DEEP: EnCon Police - History

History of Connecticut's Environmental Conservation Police

Prior to 1895, the protection of fish and game was the responsibility of the towns and counties.  In 1895 the Connecticut General Assembly established the Commission of Fisheries & Game which appointed the first "Special Game Protectors". The first Special Game Protectors were Edson L. Perkins of Litchfield, Charles N. Ellsworth of Collinsville, Theodore D. Adams of Seymour; George W. Eaton of Stafford Springs, Jeremiah G. Dunbar of New London, Elton E. Warren of New Hartford, Henry M. Alling of New Haven, Thomas H. Ward of Lebanon, Andrew W. Loomis of Willimantic and Willard L. Selleck of Bethany.  The Special Game Protector has evolved into today's Conservation Officer.  With the abolishment of the County Sheriffs system, the State Environmental Conservation Police are now the longest serving state law enforcement entity in Connecticut.

The most significant of the organizational and statutory changes that have taken place since 1895 are listed below:

1895 - Commissioner of Fish and Game shall appoint a necessary number of Special Protectors who may serve in any county during the pleasure of Commissioners, and who shall have the same powers and fees as Fish Wardens and Game Wardens.

1913 - The Superintendent of Fisheries and Game shall appoint one person from each county as a fish and game warden. Any warden may deputize another person to assist. The Superintendent shall appoint not less than ten nor more than twenty Special Fish and Game Protectors for each county.

1925 - The State Board of Fisheries and Game shall appoint a State Warden who shall have general supervision and control of all county and deputy wardens. Said board shall form time to time appoint form each county one fish and game warden and not more than ten deputy wardens.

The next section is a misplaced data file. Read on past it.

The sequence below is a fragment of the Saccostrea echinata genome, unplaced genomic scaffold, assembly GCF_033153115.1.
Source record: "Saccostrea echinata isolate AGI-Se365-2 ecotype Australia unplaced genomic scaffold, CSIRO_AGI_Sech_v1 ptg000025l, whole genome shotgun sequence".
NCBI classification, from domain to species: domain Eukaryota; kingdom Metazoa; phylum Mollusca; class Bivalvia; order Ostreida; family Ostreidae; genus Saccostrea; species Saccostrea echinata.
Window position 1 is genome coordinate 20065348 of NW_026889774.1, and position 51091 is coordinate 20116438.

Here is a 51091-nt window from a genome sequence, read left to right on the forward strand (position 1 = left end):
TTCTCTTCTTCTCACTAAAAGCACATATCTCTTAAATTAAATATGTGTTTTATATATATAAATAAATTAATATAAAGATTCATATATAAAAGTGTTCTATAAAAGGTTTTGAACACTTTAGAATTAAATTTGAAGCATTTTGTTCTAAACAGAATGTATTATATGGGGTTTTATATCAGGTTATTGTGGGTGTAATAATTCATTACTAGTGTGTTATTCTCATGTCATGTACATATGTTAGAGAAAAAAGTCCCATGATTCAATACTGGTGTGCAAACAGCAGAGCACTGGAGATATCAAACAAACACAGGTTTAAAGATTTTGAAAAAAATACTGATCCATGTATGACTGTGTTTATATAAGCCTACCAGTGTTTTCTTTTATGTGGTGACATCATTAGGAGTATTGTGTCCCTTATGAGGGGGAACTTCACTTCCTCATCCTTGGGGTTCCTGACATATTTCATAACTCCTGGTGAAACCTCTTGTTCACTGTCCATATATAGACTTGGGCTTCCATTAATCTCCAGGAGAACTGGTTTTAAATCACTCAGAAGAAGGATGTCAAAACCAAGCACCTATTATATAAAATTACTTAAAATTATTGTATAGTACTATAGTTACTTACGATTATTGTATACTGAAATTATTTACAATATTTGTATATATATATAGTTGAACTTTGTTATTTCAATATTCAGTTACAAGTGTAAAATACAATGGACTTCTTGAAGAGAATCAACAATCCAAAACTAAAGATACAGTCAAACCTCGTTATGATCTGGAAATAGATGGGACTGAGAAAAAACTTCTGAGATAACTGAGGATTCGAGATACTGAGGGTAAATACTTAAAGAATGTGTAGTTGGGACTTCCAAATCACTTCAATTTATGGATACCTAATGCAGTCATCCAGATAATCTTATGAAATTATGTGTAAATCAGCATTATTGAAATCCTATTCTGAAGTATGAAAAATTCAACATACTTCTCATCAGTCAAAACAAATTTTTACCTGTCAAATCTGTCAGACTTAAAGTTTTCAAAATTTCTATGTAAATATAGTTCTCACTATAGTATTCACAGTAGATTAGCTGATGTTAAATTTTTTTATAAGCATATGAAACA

1929 - The State Board of Fisheries and Game shall appoint not more than ninety men as Fish and Game Wardens and shall from such number appoint a Chief Warden, and eight County Wardens. The remaining wardens shall be known as Deputy Wardens.

1953 - The Superintendent of the State Board of Fisheries and Game shall with the approval of said board appoint such number of Conservation Officers as may be necessary for the efficient operation of said board.

1955 - The Director of the State Board of Fisheries and Game shall with the approval of said board appoint such number of Conservation Officers as may be necessary for the efficient operation of said board. Said Director may supplement the regular Conservation Officer force by appointing as Special Conservation Officer any employee of said board.

1971 - The Department of Environmental Protection (DEP) was created, abolishing the State Board of Fisheries and Game, State Park and Forest Commission, and Boating Commission. These functions were taken over by bureaus within the Branch of Environmental Conservation. The DEP maintained two separate law enforcement job series: The Environmental Protection Law Enforcement Officer (state park police) and the Conservation Officer series. They remained under separate chains of command with distinct sets of responsibilities.

1993 - The Environmental Protection Law Enforcement Officer and Conservation Officer job series were consolidated into the Conservation Enforcement Officer job series, expanding the job functions of each to include those of the other.

1998 - On November 20, James V. Spignesi Jr. became the first Conservation Enforcement Officer in Connecticut's history to give his life in the line of duty.

2004 - The Conservation Enforcement Officer title was changed to State Environmental Conservation Police Officer.

State Environmental Conservation Police